Saturday, June 16, 2018

5 Ways Classic PC Adventure Games Trained Me to Be a Writer

It's no secret that I freaking love PC Adventure Games. I've been playing them since I was seven-years-old. My mom had a lot of them on floppy disc. Yes, floppy disc. If you don't know what those are, look them up (It's also what your save icon is in Microsoft Word). XD Then later on with CD-ROM (Now we have snazzy disc-less download stuff. I'm so grateful for that.). So I have many fond memories get on our dinosaur of a computer in the office after finishing my schoolwork for the day and spending time with some of my pixel best friends. I wouldn't be the same writer I am today without the many skills I learned by playing these games.

My computer growing up looked just like this one.

1.) Typing - I can't tell you how many times I've had people comment on how fast I can type (80 words per minute when I'm booking it). Most of this is credited to the super old PC games where you have to type commands. My mom actually had me and my sister play these games as part of schoolwork to enhance our typing skills (Homeschooling for the win!) and let's just say typing with two fingers stopped really fast when the speed of your typing judges whether or not a rabid dog is going to eat you or Medusa is going to turn you into stone. Also, general gameplay is really slow with those games unless you have a decent typing speed. 

2.) Spelling & Vocabulary - Growing up in any standardized tests my vocabulary and spelling were always college level and I credit my big vocabulary to Adventure PC games. The King's Quest games were originally marketed toward adults, not children because when computers first came out mostly only adults with higher education bought them because computers were a bit tricky to use. Thus much of the dialogue and narration had a lot of big words. Thus I often learned new words out of context or by looking them up in the dictionary.

Also back in the olden days, there wasn't a thing called autocorrect in the text boxes in Adventure Games so you had to spell your words correctly or the game couldn't comprehend what you were saying. 

Big words "attempt" and "forfeit" for an eight-year-old.
3.) Reading Comprehension - In the very old PC Adventure games, there weren't any voice-acted narrators and even in some newer games the narrator wasn't voice acted, so to know what's going on you had to have decent reading comprehension. I also learned how to read short bursts of text quickly because sometimes the timers were off and the text didn't linger too long. Understanding what was said can mean winning the game or not. 

If you didn't read this you'd have no idea you got the lantern. 
4.) Research - Most of the King's Quest games were based on mythology, fairy tales, and old poetry and rhymes, so having a knowledge of these was often essential to beating the games. This helped me fall in love with mythology and fairy tales and I loved researching the brief snippets of myth mentioned in the games. Back when I was a kid I didn't use Google very much so I mostly perused the library, but I feel like this also trained me for researching on the internet and gaining a knowledge of mythologies that have shaped our storytelling and even culture today.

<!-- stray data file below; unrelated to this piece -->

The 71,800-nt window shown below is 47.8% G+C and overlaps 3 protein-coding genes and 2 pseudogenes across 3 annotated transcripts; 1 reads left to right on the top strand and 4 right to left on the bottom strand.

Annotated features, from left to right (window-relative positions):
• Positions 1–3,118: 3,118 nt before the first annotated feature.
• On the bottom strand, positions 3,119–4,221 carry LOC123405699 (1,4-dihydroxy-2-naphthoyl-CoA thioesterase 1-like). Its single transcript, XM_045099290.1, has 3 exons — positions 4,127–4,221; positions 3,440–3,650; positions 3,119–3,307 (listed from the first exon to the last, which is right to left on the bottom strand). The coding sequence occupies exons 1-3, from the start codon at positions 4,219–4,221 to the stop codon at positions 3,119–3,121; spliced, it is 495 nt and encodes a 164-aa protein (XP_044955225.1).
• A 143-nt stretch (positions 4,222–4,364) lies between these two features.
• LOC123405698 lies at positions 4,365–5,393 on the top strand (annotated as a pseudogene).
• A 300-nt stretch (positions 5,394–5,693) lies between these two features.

Samhain from Celtic mythology, but man you have to admit this artwork is gorgeous and
no I'm not being sarcastic. XD
5.) A Sense of Story Structure: What Worked and What Didn't - King's Quest, Space Quest, Conquest of Camelot, and others were pioneers of video games. They had their flaws because game makers were still learning about how to even make video games. I've noticed that the games that are easier to figure out are often ones with a more solid story structure. In some of the older games, I thought to myself, "What am I supposed to be doing?" because the gameplay didn't guide me toward the next task. The story didn't have a good flow. 

The best of the games were ones that had clear goals. The goal of King's Quest III: find a way to escape from the evil wizard Manannan. The goal of Conquest of the Longbow: raise enough ransom money to free King Richard. The goal of King's Quest VI: rescue Cassima from Abdul Alhazred. Space Quest I felt like had less clear goals and I often lost interest in them because of it.

A game that's too easy isn't fun. The King's Quest games have a myriad of obstacles that you have to conquer to accomplish the story goal. In King's Quest V, King Graham has to rescue his family from Mordrack but to do that he has to cross the mountains of Serenia but to do that he has to gain supplies to help him in his journey and get past that stupid snake in the middle of the road. You can't make it easy in novels either. 

Gotta love going into a forest where if you don't have an item you get turned into a frog.
Conclusion - Seventeen years later and I'm still marathoning these games twice a year, they've made such an impact on me. Adventure PC Games have shaped me in so many different ways. I love how in King's Quest Valanice and Rosella weren't sexualized like female characters are often in video games, how Robin Hood is a character who cares for his men and for the needy, and how Quest for Camelot actually gives you points for helping others. They've inspired me as a person and a writer.

I'm just going to leave this here out of context.
Have you played any PC Adventure games? What's your favorite PC adventure games? Have you learned any writing lessons from video games?

You may also like:
Writing Lessons from Video Games: Conquest of the Longbow
Writing Lessons from Video Games: King's Quest on Deep Point of View
Writing Lessons from Video Games: King's Quest VI Heir Today, Gone Tomorrow: Creating Settings with Character
Writing Lessons from Video Games: Assassin's Creed II
Writing Lessons from Video Games: Skyrim on Worldbuilding

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